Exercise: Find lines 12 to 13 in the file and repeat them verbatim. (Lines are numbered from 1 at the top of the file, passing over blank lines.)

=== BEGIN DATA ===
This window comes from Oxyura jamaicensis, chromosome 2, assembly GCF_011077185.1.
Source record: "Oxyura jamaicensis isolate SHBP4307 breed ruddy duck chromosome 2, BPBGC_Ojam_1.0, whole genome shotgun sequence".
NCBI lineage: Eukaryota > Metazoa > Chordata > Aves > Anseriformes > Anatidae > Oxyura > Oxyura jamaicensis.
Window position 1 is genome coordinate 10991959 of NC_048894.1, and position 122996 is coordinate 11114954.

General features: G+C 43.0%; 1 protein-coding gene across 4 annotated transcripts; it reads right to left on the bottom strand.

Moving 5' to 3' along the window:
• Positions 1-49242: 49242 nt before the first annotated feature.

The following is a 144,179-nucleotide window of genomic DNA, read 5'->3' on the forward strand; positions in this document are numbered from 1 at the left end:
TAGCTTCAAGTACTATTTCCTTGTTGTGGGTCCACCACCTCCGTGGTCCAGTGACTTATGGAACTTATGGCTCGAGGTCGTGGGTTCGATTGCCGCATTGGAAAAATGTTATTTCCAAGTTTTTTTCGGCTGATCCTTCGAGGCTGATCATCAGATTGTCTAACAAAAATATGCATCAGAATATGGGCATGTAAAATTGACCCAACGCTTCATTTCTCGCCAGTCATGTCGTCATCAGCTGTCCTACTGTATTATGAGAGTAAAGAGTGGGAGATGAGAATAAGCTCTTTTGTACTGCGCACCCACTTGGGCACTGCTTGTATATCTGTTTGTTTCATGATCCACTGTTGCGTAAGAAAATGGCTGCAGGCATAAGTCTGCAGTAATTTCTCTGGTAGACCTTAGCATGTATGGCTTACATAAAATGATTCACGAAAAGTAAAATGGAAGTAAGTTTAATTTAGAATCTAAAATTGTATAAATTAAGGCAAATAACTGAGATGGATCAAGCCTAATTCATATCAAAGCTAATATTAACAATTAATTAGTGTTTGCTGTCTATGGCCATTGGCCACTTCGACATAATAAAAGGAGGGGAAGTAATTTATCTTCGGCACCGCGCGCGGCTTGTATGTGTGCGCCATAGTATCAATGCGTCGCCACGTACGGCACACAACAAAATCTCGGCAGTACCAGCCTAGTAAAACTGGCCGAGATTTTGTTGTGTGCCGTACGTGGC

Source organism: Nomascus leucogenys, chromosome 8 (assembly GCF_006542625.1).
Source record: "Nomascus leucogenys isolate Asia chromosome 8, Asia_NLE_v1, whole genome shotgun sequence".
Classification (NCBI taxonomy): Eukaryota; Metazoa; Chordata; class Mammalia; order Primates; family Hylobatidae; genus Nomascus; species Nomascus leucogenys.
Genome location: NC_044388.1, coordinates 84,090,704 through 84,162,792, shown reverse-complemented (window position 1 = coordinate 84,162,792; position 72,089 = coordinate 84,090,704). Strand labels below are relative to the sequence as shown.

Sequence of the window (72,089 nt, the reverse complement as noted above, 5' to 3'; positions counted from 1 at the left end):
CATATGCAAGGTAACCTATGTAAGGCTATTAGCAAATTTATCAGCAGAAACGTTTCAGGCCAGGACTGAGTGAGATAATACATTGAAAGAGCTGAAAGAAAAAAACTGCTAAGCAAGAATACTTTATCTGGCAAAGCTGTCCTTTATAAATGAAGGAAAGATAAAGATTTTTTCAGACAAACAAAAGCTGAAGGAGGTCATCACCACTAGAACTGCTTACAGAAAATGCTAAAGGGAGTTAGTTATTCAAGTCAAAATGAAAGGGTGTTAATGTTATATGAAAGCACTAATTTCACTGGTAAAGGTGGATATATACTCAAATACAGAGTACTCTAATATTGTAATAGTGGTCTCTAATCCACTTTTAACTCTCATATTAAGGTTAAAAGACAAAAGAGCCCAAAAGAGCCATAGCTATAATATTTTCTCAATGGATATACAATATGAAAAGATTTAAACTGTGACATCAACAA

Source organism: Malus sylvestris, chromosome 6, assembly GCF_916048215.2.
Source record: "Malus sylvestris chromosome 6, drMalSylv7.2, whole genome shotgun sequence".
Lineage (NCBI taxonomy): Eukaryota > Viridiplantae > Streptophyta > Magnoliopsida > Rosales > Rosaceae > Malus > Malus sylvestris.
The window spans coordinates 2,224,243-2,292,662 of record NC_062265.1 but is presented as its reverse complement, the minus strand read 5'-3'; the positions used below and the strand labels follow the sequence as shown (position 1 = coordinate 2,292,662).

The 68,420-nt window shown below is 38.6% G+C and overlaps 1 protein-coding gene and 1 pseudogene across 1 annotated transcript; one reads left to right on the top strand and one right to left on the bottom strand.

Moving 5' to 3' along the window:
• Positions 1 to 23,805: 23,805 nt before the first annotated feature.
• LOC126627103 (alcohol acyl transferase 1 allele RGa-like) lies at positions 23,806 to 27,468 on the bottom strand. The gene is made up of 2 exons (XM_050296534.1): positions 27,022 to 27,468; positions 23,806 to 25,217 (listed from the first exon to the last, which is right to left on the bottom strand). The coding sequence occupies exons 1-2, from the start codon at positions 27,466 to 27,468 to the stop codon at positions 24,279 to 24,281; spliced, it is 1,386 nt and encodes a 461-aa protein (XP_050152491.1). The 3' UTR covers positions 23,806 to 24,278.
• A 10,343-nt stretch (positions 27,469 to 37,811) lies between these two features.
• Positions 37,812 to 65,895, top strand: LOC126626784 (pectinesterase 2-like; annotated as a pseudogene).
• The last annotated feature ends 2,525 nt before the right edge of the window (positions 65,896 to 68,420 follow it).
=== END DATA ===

Classification (NCBI taxonomy): Eukaryota; Metazoa; Chordata; class Mammalia; order Primates; family Hylobatidae; genus Nomascus; species Nomascus leucogenys.
Genome location: NC_044388.1, coordinates 84,090,704 through 84,162,792, shown reverse-complemented (window position 1 = coordinate 84,162,792; position 72,089 = coordinate 84,090,704). Strand labels below are relative to the sequence as shown.